Friday, April 17, 2015

Net Neutrality and the Death of Distance

Many years ago, I had interviewed Kevin Kelly, the celebrated former editor of Wired magazine. From that interview, it was clear that the telcos and the Internet players would end up clashing one day. The net is a global platform where distance does not matter, while the telco world is metered on distance through different rates for STD and ISD calls. The advent of smartphones and the mobile Internet has lead to a collision of both these worlds. In a world where bandwidth is abundant and cheap, the concept of metering based on distance will fade away. This is the reason that telcos are mortally scared of services like Skype, Whatsapp and others that take away their voice and SMS revenues. The death of distance is a consumer friendly evolution that the telcos will keep resisting till their last breath.

Telcos have also not been terrible at fostering innovation as the failure of Value Added Services proves. In sharp contrast, the combination of smartphones and mobile internet has lead to a thriving app ecosystem. The telcos have only themselves to blame for the fact that the app ecosystem has completely bypassed them. The VAS ecosystem they controlled was extremely unfriendly to entrepreneurs and customers. If the telcos are allowed to decide which app to promote, it could lead to another fiasco. The Internet is a level playing field where innovation and consumer friendliness wins. Private arrangements like Airtel Zero could distort this market through sheer money power, because those who pay to be featured on such platforms would get an advantage over others. However, I have mixed feelings about, which provides some Internet services for free, since those who could not afford Internet would at least get a taste of it.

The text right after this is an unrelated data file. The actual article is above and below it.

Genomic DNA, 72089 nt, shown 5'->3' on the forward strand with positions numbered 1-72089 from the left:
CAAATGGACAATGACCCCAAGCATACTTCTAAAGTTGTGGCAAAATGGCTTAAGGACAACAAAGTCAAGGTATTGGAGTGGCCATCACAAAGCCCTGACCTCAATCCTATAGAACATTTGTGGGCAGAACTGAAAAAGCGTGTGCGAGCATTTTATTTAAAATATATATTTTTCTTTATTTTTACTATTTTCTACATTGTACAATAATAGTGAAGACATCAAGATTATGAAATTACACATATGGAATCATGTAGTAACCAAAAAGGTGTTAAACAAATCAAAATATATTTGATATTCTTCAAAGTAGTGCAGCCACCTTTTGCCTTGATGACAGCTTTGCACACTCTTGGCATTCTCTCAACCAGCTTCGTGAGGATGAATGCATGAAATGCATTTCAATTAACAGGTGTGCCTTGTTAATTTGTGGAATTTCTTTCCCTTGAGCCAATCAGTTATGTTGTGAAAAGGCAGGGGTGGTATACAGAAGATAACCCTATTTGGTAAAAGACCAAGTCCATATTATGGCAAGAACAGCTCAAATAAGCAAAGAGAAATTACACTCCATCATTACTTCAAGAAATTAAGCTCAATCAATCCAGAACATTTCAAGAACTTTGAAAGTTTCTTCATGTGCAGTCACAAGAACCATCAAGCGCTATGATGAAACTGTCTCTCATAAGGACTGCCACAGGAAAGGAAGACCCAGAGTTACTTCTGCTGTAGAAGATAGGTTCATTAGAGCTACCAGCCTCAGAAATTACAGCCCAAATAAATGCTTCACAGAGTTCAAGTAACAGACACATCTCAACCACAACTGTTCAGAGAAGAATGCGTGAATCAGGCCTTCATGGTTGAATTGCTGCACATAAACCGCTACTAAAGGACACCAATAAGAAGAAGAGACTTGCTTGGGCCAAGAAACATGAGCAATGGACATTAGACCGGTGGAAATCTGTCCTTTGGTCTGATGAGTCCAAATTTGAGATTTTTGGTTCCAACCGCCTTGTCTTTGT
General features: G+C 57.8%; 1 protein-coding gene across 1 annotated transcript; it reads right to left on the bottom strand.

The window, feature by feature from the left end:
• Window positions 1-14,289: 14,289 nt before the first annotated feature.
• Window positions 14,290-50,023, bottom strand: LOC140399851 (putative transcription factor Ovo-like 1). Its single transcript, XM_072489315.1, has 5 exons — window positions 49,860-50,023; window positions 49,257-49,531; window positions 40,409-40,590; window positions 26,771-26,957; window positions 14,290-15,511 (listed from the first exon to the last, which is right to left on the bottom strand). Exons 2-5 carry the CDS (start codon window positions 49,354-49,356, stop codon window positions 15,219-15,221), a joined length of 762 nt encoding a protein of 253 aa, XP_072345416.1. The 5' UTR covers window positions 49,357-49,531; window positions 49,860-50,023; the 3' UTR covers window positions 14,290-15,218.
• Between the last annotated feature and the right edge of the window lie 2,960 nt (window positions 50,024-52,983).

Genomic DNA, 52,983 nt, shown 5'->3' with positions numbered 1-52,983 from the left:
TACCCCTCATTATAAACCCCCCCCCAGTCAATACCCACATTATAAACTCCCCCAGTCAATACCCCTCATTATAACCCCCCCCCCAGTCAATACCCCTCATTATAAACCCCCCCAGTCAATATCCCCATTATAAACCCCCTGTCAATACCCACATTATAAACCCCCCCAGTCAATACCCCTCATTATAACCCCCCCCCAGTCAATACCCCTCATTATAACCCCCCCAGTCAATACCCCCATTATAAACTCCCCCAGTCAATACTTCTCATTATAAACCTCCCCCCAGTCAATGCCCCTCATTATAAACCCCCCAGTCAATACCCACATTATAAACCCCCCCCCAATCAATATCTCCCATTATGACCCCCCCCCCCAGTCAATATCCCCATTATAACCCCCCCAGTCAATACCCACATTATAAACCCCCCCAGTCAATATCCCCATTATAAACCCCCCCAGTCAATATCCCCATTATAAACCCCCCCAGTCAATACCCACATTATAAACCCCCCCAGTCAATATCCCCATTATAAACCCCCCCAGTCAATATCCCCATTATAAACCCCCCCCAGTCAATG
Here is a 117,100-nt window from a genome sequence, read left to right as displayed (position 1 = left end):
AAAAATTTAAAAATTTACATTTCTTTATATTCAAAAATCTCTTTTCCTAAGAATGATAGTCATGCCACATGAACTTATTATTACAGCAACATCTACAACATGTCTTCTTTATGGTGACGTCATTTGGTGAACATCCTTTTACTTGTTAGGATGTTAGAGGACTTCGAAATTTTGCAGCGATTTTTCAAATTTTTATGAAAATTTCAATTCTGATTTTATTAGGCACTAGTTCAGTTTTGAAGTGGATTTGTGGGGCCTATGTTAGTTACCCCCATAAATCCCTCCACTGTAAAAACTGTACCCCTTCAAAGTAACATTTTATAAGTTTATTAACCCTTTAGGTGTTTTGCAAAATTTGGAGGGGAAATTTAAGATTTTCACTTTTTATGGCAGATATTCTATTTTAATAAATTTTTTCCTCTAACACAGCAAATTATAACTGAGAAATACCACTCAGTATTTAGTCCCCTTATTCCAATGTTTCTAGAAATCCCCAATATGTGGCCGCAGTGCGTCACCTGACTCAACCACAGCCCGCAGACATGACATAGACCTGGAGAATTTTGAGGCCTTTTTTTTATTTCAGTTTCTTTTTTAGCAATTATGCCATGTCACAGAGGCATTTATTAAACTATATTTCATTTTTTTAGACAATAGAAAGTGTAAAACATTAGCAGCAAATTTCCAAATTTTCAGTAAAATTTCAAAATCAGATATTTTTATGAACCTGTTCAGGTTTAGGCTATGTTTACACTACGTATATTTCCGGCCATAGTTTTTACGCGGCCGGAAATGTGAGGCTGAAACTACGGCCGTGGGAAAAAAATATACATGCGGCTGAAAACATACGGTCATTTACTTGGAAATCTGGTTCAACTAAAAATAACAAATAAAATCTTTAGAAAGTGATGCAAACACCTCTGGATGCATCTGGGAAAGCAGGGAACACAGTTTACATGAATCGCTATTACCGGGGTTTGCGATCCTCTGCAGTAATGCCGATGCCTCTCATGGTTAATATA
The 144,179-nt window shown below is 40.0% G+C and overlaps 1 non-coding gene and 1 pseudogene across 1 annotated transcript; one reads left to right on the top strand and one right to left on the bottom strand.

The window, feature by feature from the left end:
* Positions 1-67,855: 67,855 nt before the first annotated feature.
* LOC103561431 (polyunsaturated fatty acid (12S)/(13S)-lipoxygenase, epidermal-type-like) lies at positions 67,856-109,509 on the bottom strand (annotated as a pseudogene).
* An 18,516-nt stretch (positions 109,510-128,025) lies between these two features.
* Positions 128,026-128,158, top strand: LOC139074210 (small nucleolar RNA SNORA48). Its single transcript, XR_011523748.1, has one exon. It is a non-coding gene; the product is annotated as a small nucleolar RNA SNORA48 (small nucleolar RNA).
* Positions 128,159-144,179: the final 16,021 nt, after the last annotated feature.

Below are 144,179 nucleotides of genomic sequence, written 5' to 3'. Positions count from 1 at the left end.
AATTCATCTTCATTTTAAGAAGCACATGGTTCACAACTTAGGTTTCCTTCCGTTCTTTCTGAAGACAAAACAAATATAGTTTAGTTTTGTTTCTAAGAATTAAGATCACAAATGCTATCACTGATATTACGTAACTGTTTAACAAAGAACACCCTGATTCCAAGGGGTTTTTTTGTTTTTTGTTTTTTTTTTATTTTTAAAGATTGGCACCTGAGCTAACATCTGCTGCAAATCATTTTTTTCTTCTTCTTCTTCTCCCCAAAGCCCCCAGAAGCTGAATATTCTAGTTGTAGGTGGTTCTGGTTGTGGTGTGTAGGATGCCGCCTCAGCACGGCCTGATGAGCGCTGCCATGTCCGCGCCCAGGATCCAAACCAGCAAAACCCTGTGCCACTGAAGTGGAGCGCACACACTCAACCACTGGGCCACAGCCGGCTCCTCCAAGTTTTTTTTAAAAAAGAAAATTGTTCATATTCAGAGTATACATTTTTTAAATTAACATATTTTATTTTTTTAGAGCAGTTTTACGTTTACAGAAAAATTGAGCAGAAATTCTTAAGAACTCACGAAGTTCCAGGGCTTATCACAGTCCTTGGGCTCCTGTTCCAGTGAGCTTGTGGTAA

Tampering with the level playing field of the Internet is an extremely bad idea which will destroy the innovative nature of the Internet. If we go down this path it could take years, if not decades to repair the damage. TRAI has done a great disservice by putting out a discussion paper that articulated only the telco's point of view. I hope the government nips this proposal in the bud and defends net neutrality.

I am quoted in this article in Economic Times. My quotes have been heavily edited, and hence this lengthy preamble.

No comments: